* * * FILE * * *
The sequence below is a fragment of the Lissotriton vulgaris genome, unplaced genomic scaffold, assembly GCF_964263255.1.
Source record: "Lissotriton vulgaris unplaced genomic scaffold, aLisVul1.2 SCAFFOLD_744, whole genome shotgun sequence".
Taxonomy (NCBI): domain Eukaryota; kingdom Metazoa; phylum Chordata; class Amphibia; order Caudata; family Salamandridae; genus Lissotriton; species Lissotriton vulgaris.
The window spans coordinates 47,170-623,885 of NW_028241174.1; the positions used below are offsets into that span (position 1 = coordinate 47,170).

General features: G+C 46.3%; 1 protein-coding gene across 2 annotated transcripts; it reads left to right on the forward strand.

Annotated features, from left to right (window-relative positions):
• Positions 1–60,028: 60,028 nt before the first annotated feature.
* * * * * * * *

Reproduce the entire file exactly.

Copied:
The sequence below is a fragment of the Lissotriton vulgaris genome, unplaced genomic scaffold, assembly GCF_964263255.1.
Source record: "Lissotriton vulgaris unplaced genomic scaffold, aLisVul1.2 SCAFFOLD_744, whole genome shotgun sequence".
Taxonomy (NCBI): domain Eukaryota; kingdom Metazoa; phylum Chordata; class Amphibia; order Caudata; family Salamandridae; genus Lissotriton; species Lissotriton vulgaris.
The window spans coordinates 47,170-623,885 of NW_028241174.1; the positions used below are offsets into that span (position 1 = coordinate 47,170).

General features: G+C 46.3%; 1 protein-coding gene across 2 annotated transcripts; it reads left to right on the forward strand.

Annotated features, from left to right (window-relative positions):
• Positions 1–60,028: 60,028 nt before the first annotated feature.